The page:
Tiger World opens jaguar habitat while Santa ‘Claws’ makes his rounds
Published 12:10 am Monday, December 11, 2017
By Mark Wineka
ROCKWELL — What’s a Bengal tiger want for Christmas? Presents, of course, and it took 9-year-old Miracle about 30 seconds Saturday before she nosed one of her gifts to the ground.
For the Tiger World crowd gathered outside her fence, Miracle then took a roll in the mud, rubbed up against a post and visited wildlife director Erin Carey. But Miracle waited until most of the people moved on to see the leopards before she returned to that same wrapped present and ripped it open.
Miracle dug into the pinecones, snacks and luxurious scents inside. Boxes can be enrichment experiences, Carey explained, and these wrapped presents handed out Saturday by Santa — a.k.a. Rick Drake — stimulated all the tiger’s senses.
Nearby, Santa also visited leopards, cougars and wolves before his rounds ended at Tiger World’s newest attraction, the Montezuma jaguar habitat, where brothers Aztec and Zander call home.
Tiger World founder Lea Jaunakais officially cut the ribbon to the jaguar habitat Saturday as part of a day the animal conservation center called “Christmas with the Claws.”
Aztec and Zander appeared to enjoy their presents from Santa, too. Their new habitat includes a waterfall, climbing structures, rocks for perching, toys for playing and a viewing window through which visitors can take a better look and see them up close.
“They’re already exploring their Winter Wonderland,” Carey said.
The one-and-a-half year jaguars were rescued in February from a place in Alabama, and they represent Tiger World’s first jaguars in several years. Tiger World has 54 different species and 109 individual animals, including examples of the four big cats — tigers, lions, leopards and now jaguars.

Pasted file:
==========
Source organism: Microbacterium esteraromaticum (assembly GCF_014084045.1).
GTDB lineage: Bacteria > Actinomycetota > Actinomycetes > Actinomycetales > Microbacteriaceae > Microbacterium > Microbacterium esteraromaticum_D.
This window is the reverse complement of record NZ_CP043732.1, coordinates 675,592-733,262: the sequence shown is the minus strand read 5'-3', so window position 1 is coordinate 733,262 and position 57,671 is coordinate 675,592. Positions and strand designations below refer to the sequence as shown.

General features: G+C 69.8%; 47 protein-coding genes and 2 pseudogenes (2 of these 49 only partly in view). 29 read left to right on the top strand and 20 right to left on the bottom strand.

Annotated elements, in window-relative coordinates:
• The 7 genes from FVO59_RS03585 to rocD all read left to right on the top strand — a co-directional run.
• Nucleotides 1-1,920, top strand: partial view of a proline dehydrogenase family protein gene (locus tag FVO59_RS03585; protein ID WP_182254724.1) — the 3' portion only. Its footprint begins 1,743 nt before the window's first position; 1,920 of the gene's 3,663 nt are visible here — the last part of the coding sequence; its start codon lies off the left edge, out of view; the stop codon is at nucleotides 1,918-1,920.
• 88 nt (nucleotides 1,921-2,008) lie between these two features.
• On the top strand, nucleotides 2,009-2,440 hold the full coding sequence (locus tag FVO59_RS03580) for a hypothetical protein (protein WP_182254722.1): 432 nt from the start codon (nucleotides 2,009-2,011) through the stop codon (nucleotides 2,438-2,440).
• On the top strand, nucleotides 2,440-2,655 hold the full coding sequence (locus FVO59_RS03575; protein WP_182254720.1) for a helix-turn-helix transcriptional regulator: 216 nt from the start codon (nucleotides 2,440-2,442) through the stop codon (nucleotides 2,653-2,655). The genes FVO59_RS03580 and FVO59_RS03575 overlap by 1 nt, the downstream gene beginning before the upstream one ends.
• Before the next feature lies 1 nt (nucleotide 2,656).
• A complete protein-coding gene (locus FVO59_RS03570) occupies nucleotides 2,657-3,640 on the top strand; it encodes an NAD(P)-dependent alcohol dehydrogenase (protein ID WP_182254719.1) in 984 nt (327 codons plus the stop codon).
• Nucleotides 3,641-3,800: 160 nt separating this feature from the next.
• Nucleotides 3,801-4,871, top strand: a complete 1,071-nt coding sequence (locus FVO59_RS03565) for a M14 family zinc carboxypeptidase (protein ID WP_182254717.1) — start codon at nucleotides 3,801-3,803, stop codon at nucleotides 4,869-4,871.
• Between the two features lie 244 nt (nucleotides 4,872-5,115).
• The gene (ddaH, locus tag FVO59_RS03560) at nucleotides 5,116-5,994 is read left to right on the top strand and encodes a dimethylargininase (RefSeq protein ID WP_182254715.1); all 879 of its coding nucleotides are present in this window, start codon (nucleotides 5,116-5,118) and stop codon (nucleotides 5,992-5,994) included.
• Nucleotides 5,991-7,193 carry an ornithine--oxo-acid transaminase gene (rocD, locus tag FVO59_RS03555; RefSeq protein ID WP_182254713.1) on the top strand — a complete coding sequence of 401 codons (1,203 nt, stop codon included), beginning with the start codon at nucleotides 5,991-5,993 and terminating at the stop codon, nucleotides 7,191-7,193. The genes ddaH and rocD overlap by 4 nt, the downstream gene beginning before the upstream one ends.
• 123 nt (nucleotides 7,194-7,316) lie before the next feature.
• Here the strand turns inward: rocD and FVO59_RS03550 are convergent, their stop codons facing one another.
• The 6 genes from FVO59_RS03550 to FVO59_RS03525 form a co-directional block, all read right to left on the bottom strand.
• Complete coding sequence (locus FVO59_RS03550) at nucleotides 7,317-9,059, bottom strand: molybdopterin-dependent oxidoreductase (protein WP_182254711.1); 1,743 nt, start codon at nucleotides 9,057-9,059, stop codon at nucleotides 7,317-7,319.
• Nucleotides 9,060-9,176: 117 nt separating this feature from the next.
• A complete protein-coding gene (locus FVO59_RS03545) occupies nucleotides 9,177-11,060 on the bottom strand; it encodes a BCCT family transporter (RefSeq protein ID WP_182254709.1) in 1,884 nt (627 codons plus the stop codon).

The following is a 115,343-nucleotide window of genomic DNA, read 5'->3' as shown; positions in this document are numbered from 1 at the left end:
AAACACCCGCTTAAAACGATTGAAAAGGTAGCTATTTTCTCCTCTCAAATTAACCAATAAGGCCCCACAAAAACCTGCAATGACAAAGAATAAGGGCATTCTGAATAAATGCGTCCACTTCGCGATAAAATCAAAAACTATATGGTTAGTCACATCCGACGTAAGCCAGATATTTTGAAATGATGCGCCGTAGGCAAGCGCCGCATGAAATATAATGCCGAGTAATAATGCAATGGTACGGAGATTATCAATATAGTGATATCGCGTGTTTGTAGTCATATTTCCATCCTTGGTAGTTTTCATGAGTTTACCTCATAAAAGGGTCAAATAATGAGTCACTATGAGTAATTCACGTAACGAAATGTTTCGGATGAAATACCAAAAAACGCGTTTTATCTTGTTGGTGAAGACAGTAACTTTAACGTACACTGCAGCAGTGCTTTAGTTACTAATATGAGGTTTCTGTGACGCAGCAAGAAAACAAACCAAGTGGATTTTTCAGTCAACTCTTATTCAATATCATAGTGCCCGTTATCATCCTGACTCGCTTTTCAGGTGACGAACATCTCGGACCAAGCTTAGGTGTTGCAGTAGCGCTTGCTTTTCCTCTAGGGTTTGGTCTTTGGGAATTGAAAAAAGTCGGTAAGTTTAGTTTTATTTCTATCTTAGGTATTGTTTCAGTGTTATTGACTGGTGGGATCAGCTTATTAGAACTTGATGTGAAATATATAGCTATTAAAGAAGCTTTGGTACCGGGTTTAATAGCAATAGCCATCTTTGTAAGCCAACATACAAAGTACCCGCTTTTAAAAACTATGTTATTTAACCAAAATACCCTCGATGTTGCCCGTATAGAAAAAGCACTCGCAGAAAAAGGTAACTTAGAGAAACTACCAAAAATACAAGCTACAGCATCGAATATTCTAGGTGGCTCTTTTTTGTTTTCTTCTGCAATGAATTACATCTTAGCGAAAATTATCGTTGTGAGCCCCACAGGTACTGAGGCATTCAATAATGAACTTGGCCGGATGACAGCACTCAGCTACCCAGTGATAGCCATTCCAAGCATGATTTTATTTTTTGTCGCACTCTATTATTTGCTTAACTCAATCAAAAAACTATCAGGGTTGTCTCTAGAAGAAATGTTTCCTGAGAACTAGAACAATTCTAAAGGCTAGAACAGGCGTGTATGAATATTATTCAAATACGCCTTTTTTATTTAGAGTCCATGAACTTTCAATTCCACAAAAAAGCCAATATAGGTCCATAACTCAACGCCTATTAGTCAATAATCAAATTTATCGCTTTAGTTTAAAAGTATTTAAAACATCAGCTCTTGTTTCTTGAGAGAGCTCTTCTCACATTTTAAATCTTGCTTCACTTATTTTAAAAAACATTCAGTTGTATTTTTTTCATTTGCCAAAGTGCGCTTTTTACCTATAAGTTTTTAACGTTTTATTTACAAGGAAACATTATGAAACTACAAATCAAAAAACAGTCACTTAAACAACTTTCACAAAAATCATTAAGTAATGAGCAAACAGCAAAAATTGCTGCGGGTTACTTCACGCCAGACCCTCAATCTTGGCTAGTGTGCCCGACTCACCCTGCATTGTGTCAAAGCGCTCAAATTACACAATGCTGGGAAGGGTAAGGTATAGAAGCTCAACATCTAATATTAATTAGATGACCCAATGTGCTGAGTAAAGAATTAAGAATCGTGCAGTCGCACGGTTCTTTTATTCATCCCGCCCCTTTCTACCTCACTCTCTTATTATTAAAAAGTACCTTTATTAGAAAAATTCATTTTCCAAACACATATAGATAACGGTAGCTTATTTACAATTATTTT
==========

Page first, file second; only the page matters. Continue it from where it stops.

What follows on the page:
Four out of five animals at the nonprofit Tiger World are rescued animals. The center, located at 4400 Cook Road, is dedicated to rescue, rehabilitation, education and preservation of exotic animals.
Jaunakais said the unveiling of the jaguar exhibit was a long time in the making, “and it took everyone at Tiger World to make it happen.”
‘This is a big, big deal for us,” Carey added.
After Tiger World received Aztec and Zander in February, Carey and wildlife specialist Rachel Greer worked daily in trying to desensitize the jaguars and get them used to a new environment that was without their parents. These cats actually had been with their parents too long (10 months), and it made their acclimation that much tougher.
“It is intense,” Carey said.
On arrival, the jaguars had to be quarantined for a period. Carey and Greer had to become friendly enough with them to be able to administer the shots they required. Then came months of making them increasingly familiar to all the new things and people around them, including Tiger World visitors.
“They’ve come leaps and bounds,” Carey says, “but they’re definitely a challenge.”
The brother jaguars are mostly black, with large broken rosettes in their coats.
“They’re really stunning, these cats,” Jaunakais said.
Jaguars grow to be 5 to 8 feet long and 100 to 300 pounds. Carey said Aztec and Zander eat 8 pounds of meat a day. The brothers look identical to visitors, but Greer and Carey can tell them apart by their facial features, plus Zander is a bit bigger.
Jaguars are the largest species of cat found in the Western hemisphere and the only big cat in North America. In the United States, you can find them in Arizona, New Mexico and Texas.
In delivering presents to the animals Saturday, Drake, as Santa, was assisted by Mrs. Claus (wife Robin Drake) and many elves, including Jan, Randy, Alora and Evan Drake; Katie Whitaker; and Marisa Dreher.
Their stops included wolves Luna and Snowball, leopards Xavier and Mystique and cougars Jake and Katrina.
But for Carey, the day belonged to the jaguars and their new habitat.
“Santa was all well and good,” she said, “but this was my Christmas present, getting it open.”
Contact Mark Wineka at 704-797-4263.